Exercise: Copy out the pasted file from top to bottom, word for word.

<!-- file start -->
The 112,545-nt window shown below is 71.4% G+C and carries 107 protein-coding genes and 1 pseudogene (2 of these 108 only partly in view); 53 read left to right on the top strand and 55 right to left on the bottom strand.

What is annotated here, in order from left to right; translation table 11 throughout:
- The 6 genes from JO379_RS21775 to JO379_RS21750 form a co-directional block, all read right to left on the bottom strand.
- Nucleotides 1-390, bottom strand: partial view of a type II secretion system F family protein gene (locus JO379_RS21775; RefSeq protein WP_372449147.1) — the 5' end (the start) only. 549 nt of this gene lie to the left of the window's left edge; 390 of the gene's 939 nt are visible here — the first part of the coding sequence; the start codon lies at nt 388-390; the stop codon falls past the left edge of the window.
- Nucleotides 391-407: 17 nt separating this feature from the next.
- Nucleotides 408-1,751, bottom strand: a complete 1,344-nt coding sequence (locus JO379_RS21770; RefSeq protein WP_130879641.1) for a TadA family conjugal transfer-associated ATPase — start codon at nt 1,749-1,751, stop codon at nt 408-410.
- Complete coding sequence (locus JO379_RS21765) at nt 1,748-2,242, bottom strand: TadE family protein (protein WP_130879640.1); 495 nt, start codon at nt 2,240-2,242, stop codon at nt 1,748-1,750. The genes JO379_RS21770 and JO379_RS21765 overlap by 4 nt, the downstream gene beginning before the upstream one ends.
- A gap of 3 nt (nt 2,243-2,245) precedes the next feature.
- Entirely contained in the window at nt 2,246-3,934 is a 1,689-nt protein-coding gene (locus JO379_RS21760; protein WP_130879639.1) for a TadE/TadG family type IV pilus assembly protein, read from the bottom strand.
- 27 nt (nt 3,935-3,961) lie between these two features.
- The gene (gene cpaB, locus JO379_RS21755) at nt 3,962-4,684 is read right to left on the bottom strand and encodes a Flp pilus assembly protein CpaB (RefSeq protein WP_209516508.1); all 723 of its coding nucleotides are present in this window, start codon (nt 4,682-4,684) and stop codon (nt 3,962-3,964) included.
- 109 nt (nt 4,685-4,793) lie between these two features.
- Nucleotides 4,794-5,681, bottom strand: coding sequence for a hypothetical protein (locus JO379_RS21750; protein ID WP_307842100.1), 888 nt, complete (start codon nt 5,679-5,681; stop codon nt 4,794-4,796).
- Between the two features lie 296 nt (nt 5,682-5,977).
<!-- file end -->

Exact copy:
The 112,545-nt window shown below is 71.4% G+C and carries 107 protein-coding genes and 1 pseudogene (2 of these 108 only partly in view); 53 read left to right on the top strand and 55 right to left on the bottom strand.

What is annotated here, in order from left to right; translation table 11 throughout:
- The 6 genes from JO379_RS21775 to JO379_RS21750 form a co-directional block, all read right to left on the bottom strand.
- Nucleotides 1-390, bottom strand: partial view of a type II secretion system F family protein gene (locus JO379_RS21775; RefSeq protein WP_372449147.1) — the 5' end (the start) only. 549 nt of this gene lie to the left of the window's left edge; 390 of the gene's 939 nt are visible here — the first part of the coding sequence; the start codon lies at nt 388-390; the stop codon falls past the left edge of the window.
- Nucleotides 391-407: 17 nt separating this feature from the next.
- Nucleotides 408-1,751, bottom strand: a complete 1,344-nt coding sequence (locus JO379_RS21770; RefSeq protein WP_130879641.1) for a TadA family conjugal transfer-associated ATPase — start codon at nt 1,749-1,751, stop codon at nt 408-410.
- Complete coding sequence (locus JO379_RS21765) at nt 1,748-2,242, bottom strand: TadE family protein (protein WP_130879640.1); 495 nt, start codon at nt 2,240-2,242, stop codon at nt 1,748-1,750. The genes JO379_RS21770 and JO379_RS21765 overlap by 4 nt, the downstream gene beginning before the upstream one ends.
- A gap of 3 nt (nt 2,243-2,245) precedes the next feature.
- Entirely contained in the window at nt 2,246-3,934 is a 1,689-nt protein-coding gene (locus JO379_RS21760; protein WP_130879639.1) for a TadE/TadG family type IV pilus assembly protein, read from the bottom strand.
- 27 nt (nt 3,935-3,961) lie between these two features.
- The gene (gene cpaB, locus JO379_RS21755) at nt 3,962-4,684 is read right to left on the bottom strand and encodes a Flp pilus assembly protein CpaB (RefSeq protein WP_209516508.1); all 723 of its coding nucleotides are present in this window, start codon (nt 4,682-4,684) and stop codon (nt 3,962-3,964) included.
- 109 nt (nt 4,685-4,793) lie between these two features.
- Nucleotides 4,794-5,681, bottom strand: coding sequence for a hypothetical protein (locus JO379_RS21750; protein ID WP_307842100.1), 888 nt, complete (start codon nt 5,679-5,681; stop codon nt 4,794-4,796).
- Between the two features lie 296 nt (nt 5,682-5,977).